This edited volume focuses on the use of 'necessary condition counterfactuals' in explaining two key events in twentieth century history, the origins of the First World War and the end of the Cold War. Containing essays by leading figures in the field, this book analyzes the causal logics of necessary and sufficient conditions, demonstrates the variety of different ways in which necessary condition counterfactuals are used to explain the causes of individual events, and identifies errors commonly made in applying this form of causal logic to individual events. It includes discussions of causal chains, contingency, critical junctures, and 'powder keg' explanations, and the role of necessary conditions in each. Explaining War and Peace will be of great interest to students of qualitative analysis, the First World War, the Cold War, international history and international relations theory in general.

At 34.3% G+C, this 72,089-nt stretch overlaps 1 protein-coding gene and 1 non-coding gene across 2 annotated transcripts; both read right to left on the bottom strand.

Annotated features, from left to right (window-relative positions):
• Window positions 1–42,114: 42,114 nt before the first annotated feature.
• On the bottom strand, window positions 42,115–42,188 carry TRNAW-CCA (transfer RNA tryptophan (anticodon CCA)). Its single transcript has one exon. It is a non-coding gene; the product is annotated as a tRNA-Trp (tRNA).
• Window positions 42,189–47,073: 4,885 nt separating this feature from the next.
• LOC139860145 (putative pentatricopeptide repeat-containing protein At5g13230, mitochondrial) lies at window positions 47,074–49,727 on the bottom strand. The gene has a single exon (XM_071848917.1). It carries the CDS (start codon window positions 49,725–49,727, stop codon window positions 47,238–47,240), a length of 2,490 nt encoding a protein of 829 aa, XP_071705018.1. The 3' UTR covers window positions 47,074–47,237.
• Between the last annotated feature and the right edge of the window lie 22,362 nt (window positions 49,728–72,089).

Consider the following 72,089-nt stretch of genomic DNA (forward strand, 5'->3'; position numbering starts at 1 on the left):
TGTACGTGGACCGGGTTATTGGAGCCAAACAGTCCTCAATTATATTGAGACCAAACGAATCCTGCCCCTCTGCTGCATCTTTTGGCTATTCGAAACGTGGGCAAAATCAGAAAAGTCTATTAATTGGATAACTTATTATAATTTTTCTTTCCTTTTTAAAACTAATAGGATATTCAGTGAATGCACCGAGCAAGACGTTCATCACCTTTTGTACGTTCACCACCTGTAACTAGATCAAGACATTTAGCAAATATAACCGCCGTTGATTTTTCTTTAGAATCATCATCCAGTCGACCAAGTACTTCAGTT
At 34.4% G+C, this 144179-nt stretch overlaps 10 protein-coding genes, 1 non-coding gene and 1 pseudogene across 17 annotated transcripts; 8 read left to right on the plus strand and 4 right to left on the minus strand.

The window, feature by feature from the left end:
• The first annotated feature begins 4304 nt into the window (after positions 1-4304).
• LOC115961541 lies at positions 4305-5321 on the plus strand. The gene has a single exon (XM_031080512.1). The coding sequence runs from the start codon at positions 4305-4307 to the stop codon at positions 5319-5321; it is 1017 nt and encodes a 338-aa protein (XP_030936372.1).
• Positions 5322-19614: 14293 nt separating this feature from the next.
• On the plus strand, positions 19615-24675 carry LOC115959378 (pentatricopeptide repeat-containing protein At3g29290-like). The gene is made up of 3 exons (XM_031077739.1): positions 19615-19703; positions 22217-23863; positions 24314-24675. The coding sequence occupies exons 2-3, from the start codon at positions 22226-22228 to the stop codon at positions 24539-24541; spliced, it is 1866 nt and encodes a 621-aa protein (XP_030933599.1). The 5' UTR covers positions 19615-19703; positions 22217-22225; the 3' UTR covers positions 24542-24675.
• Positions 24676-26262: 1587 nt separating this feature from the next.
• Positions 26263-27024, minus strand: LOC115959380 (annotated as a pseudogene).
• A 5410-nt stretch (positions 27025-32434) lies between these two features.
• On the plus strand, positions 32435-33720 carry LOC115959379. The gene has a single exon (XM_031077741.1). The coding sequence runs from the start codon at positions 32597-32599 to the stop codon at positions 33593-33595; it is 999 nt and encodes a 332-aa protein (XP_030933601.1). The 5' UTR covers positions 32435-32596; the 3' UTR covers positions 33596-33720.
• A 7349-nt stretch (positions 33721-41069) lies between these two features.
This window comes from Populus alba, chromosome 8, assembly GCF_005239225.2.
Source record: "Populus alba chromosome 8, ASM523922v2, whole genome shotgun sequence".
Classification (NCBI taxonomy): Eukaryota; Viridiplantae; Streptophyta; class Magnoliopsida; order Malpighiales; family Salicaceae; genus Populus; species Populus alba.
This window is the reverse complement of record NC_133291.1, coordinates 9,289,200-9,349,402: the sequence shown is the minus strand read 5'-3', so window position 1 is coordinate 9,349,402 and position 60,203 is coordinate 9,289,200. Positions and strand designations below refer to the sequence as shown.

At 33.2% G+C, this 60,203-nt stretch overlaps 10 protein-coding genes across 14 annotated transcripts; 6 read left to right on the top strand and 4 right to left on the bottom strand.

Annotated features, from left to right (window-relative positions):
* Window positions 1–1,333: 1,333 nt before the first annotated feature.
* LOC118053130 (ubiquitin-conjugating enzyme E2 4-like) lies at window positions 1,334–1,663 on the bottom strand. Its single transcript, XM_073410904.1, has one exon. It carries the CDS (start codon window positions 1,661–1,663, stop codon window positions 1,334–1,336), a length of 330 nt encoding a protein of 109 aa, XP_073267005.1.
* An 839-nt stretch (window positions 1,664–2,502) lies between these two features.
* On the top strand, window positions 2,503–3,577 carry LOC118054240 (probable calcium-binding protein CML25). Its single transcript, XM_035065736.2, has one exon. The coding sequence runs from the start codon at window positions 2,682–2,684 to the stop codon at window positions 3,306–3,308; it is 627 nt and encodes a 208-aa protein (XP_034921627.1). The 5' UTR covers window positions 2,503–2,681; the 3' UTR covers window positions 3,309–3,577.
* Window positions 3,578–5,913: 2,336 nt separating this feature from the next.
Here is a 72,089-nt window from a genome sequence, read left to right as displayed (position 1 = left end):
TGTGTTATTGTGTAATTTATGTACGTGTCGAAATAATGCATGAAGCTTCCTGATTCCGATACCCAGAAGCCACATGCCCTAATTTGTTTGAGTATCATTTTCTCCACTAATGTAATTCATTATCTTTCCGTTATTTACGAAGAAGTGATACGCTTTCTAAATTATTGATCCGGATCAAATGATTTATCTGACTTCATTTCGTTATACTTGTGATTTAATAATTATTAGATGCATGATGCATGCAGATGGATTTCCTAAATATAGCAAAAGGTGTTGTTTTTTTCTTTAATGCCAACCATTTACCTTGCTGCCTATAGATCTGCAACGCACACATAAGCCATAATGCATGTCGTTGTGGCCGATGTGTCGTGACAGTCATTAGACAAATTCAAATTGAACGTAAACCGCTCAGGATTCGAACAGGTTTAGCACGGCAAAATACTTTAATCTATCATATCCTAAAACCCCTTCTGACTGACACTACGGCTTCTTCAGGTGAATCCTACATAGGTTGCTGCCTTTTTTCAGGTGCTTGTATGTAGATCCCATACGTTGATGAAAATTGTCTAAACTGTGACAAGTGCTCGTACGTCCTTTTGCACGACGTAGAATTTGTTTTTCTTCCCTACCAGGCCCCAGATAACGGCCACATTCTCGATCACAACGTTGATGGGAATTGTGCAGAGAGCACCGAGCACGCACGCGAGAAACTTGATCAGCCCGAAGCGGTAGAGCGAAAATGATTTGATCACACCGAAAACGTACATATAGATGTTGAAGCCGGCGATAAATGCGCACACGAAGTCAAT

Publisher: Taylor & Francis Ltd